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    ABSTRACT: Six male albino Wistar rats were placed in running wheels and exposed to a fixed interval 30-s schedule that produced either a drop of 15% sucrose solution or the opportunity to run for 15s as reinforcing consequences for lever pressing. Each reinforcer type was signaled by a different stimulus. To assess the effect of pre-running, animals were allowed to run for 1h prior to a session of responding for sucrose and running. Results showed that, after pre-running, response rates in the later segments of the 30-s schedule decreased in the presence of a wheel-running stimulus and increased in the presence of a sucrose stimulus. Wheel-running rates were not affected. Analysis of mean post-reinforcement pauses (PRP) broken down by transitions between successive reinforcers revealed that pre-running lengthened pausing in the presence of the stimulus signaling wheel running and shortened pauses in the presence of the stimulus signaling sucrose. No effect was observed on local response rates. Changes in pausing in the presence of stimuli signaling the two reinforcers were consistent with a decrease in the reinforcing efficacy of wheel running and an increase in the reinforcing efficacy of sucrose. Pre-running decreased motivation to respond for running, but increased motivation to work for food.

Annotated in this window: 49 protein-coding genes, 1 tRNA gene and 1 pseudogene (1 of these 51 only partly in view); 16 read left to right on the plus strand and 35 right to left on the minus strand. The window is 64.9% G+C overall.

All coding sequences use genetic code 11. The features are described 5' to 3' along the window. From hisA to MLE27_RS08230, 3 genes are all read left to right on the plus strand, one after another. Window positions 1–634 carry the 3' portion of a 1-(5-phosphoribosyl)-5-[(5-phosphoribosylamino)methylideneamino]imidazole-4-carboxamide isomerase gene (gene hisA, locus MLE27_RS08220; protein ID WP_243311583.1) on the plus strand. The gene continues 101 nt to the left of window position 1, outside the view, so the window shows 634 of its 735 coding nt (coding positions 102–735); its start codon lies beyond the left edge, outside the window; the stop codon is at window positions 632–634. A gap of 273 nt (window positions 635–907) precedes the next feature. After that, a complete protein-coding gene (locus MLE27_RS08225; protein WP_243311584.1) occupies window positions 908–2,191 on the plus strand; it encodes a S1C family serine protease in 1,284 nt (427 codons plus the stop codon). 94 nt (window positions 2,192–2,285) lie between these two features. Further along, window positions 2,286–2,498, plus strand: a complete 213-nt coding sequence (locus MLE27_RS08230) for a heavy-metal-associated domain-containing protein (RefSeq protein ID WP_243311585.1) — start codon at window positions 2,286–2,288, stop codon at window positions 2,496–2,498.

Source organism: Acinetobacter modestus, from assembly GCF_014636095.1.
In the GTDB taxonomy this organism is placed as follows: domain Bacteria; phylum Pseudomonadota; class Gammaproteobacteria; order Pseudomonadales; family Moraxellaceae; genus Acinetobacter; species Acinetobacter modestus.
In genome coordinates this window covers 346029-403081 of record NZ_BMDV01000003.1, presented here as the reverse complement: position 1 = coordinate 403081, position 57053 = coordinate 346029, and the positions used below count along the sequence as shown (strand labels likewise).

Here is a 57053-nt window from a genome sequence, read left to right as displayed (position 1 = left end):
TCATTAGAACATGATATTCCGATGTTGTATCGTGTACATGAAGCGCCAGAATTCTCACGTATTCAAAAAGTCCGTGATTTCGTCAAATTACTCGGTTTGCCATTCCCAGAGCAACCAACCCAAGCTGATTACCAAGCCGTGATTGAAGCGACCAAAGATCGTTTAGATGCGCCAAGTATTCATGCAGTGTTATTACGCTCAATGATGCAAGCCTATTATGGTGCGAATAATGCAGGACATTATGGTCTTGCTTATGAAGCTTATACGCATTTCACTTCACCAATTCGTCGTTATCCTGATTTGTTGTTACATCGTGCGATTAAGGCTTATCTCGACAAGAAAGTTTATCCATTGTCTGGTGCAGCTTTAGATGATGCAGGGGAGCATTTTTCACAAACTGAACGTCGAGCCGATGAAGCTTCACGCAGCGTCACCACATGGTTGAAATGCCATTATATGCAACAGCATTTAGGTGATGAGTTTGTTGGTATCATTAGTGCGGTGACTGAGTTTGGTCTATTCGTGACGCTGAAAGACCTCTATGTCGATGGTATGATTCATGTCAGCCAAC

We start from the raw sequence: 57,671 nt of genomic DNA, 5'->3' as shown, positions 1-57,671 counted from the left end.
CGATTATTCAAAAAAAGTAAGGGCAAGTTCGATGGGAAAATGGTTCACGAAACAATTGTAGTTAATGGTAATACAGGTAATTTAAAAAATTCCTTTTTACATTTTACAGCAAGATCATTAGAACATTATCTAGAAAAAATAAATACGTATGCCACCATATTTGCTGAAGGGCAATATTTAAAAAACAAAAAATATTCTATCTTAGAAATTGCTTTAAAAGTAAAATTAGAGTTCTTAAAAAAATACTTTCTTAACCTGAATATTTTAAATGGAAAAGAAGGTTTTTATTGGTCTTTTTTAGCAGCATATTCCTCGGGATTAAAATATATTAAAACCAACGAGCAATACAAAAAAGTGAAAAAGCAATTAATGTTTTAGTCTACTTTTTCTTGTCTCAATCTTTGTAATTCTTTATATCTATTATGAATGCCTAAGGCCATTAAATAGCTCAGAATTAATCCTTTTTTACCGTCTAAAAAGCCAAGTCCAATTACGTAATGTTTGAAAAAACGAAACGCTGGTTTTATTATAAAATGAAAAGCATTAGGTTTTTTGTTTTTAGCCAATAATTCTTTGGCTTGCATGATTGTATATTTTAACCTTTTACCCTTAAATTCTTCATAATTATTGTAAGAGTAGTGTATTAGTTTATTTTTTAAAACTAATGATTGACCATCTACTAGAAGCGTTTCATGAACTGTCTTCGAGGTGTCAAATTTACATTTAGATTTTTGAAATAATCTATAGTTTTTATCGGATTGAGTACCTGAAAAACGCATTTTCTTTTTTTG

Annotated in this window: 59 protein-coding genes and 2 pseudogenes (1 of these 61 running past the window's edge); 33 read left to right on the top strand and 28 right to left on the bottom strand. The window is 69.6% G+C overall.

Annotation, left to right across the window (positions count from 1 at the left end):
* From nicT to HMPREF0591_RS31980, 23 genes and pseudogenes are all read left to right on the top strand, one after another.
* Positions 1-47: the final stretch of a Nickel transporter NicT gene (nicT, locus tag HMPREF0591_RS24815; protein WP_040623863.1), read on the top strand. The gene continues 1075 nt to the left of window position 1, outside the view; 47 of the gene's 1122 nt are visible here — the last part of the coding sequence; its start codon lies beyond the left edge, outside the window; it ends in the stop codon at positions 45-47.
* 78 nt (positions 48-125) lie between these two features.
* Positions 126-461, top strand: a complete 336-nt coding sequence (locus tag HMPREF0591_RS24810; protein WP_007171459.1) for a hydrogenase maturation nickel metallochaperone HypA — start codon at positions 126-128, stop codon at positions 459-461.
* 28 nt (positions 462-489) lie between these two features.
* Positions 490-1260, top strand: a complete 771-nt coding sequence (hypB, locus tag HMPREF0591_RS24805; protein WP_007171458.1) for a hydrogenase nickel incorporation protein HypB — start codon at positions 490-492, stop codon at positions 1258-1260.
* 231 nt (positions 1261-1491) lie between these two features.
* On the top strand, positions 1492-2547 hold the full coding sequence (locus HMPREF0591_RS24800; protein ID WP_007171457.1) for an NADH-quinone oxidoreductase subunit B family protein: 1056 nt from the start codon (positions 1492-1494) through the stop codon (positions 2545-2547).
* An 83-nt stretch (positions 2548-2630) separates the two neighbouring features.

Behavioural Processes 02/2006; 71(1):1-7. · 1.51 Impact Factor